19. June 2023 | Advisor

DPD fake mails – how to protect yourself against fraud

What are phishing emails?

Phishing emails are fraudulent emails sent by cyber criminals to steal personal information, such as usernames, passwords, credit card information or bank details, from unsuspecting recipients. The term ‘phishing’ is derived from ‘fishing’ because the fraudsters use a bait email to ‘fish’ for sensitive data.

In phishing e-mails, the perpetrators often pretend to be legitimate companies or organisations. They use different tactics to gain the trust of recipients and get them to click on fake links, divulge personal information or open malicious attachments.


Phishing emails may have multiple objectives, including:


  • Identity theft: The scammers try to steal login credentials in order to pretend to be the data subject and access their online accounts. This allows them to access sensitive information, conduct financial transactions or commit further fraud on your behalf.

  • Financial Fraud: Fraudsters may try to obtain your credit card information, bank details, or other financial information in order to debit money from your account or conduct fraudulent transactions.

  • Spread of malware: In some cases, phishing emails contain malicious attachments or links that install malicious software (malware) on your computer when you open them. This malware can be used to monitor your activities, steal personal information or manipulate your computer.


To be successful, phishing e-mails often use different psychological tricks:

  • Urgency: Phishing e-mails often create fictitious pressure by claiming that immediate action is required to solve a problem or gain a perceived advantage. This is intended to induce recipients to act hastily and disclose their personal information.

  • Fear and threat: Fraudsters often use scare tactics by claiming that accounts are blocked or face negative consequences if immediate action is not taken. They play with the worries and uncertainties of the recipients in order to manipulate them.

  • Deceptively real appearance: Phishing emails are becoming more sophisticated and often look deceptively real. Fraudsters use the logos, colours and design of well-known companies to make their emails look authentic. This can make it difficult to detect a phishing email at first glance.


It is important to be aware of the existence of phishing e-mails and to remain vigilant. By understanding how phishing e-mails work and identifying the signs, you can effectively protect yourself from these scams.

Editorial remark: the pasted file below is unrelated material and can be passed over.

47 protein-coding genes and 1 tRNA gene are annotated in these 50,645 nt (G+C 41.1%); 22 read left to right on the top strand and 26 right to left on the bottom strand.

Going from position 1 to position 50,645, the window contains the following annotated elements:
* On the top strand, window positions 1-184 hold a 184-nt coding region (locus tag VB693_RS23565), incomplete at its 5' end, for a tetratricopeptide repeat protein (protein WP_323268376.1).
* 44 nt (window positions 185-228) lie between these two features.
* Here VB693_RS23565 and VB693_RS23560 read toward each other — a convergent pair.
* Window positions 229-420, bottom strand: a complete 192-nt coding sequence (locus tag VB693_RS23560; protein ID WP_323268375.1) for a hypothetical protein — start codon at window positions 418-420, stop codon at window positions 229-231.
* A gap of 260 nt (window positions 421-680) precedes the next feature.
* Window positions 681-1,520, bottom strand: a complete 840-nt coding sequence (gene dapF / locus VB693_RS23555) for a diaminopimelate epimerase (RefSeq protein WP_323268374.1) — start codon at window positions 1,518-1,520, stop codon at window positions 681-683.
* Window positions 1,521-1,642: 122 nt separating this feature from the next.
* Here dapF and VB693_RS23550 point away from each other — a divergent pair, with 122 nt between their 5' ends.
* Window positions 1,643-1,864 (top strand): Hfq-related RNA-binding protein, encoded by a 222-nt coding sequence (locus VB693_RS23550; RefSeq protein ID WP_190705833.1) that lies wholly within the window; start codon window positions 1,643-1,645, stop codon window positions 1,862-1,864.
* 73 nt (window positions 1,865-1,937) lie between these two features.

How do I recognise phishing e-mails?

Phishing e-mails can look deceptively real at first glance. However, it is important to consider certain characteristics in order to recognise them:

  • Sender address: Carefully check the sender of the email. Fraudsters often use slightly altered or fake e-mail addresses that are similar to the original but have small differences. Watch out for spelling mistakes or suspicious domain names. For example, an email from ‘[email protected]’ may be suspicious because DPD is probably using another official domain.

  • Links and attachments: Don’t blindly click on links or open attachments in suspicious emails. Phishing emails often contain links that lead to fake websites that look exactly like real company websites. Check the URL by hovering the cursor over the link to see if it leads to the expected site. Watch out for different spellings or additional characters in the URL that might point to a fake website. Do not open any suspicious attachments, as they may contain malware.

  • Grammar and spelling errors: Phishing emails often contain grammar and spelling errors. This is because they are often written by non-native-speaking perpetrators. So be alert for suspicious phrases, strange sentence structures or obvious errors in the email.


10 tips: How to protect yourself from pishing emails!


Fraud attempts


Fraud attempts by e-mail

Fraudulent emails are circulating in connection with DPD. The fake e-mails that allegedly request the download of invoices in CSV format on behalf of DPD or with the request to pay transport costs are in circulation and are linked to another website. Here are some examples of fraudulent e-mail addresses:

Fraud attempts by text message

There have also been attempts at fraud on behalf of DPD via SMS. Be careful with text messages asking you to open links or make payments. Ignore such messages and do not follow the instructions.  For example, such an SMS might look like this:
Dear Customer, Please check your invoice from DPD: https:/bit.ly/…


Fraud attempts via Facebook

In most cases, fraud on Facebook takes the form of private messages to Facebook users, in which an attempt is made to charge a sum of money for alleged courier insurance in the amount of, for example, 50 francs. This amount is supposed to be transferred by cash shipment. Be suspicious of private messages asking you to pay for alleged courier insurance. Such messages are not related to DPD Switzerland and are fraudulent.

What do I do if I discover a phishing email?

If you discover a phishing email, you should do the following:

  1. Fake websites: The URL for reporting fraud to the Swiss Reporting and Analysis Centre for Information Assurance (MELANI) is https://www.antiphishing.ch/de/
  2. You can forward phishing e-mails to [email protected] directly.
  3. The provider of your e-mail account: The corresponding address is often ‘abuse@’ or ‘spam@’ and the domain of the provider, e.g. [email protected]
  4. Notify the cantonal police (https://www.kkpks.ch/de/organisation/polizeikorps)

Liability of DPD Switzerland

DPD Switzerland accepts no liability for damages caused by fraudulent use of the DPD name or trademark. This goes for fraudulent requests for payment in particular. If you have any questions or comments, you can contact DPD directly at any time.